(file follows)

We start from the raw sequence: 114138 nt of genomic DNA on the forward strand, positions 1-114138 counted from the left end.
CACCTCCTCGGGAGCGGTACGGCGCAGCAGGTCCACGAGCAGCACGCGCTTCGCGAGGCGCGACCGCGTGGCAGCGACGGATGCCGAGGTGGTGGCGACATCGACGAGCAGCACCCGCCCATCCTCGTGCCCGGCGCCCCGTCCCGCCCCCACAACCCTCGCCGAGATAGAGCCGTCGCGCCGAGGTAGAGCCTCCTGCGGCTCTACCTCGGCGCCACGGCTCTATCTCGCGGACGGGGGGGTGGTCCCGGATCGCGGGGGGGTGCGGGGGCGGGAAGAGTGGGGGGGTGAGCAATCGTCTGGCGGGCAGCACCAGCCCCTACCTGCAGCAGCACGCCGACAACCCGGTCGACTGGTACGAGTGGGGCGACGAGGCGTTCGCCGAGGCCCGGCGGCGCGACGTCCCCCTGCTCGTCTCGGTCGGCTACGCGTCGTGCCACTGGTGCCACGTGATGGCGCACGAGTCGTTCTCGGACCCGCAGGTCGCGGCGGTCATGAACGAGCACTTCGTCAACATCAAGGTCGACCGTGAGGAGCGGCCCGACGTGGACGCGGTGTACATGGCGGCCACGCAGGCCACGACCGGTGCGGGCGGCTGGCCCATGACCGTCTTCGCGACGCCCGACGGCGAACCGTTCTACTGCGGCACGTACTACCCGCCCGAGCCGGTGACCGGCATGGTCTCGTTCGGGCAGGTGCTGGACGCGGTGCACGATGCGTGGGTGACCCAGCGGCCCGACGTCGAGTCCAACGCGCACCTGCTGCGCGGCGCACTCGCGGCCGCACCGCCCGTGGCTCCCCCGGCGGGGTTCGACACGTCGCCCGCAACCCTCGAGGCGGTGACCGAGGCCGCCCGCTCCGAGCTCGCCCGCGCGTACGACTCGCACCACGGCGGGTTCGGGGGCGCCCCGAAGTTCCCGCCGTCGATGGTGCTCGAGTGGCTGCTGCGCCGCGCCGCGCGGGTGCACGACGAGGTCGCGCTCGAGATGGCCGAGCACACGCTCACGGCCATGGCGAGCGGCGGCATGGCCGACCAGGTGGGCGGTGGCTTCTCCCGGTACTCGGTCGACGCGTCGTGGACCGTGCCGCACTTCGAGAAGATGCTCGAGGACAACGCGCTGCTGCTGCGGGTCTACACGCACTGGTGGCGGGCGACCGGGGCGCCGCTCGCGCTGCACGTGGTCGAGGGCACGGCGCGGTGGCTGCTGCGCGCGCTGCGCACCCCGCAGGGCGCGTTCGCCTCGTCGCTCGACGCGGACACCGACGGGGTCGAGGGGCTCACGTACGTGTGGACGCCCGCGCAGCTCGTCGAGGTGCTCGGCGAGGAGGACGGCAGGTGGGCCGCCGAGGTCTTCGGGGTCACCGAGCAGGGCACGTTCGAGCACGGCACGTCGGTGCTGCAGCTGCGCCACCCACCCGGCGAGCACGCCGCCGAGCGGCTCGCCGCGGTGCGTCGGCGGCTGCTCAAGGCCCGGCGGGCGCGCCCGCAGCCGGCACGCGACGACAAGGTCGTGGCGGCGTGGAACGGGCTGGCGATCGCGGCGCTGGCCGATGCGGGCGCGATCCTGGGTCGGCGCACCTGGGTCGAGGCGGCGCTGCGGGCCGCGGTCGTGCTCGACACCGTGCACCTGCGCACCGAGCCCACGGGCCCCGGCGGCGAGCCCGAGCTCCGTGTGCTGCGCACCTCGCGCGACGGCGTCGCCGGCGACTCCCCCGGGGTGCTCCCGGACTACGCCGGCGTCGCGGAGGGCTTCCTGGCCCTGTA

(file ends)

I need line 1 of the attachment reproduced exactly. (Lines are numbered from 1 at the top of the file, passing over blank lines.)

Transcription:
We start from the raw sequence: 114138 nt of genomic DNA on the forward strand, positions 1-114138 counted from the left end.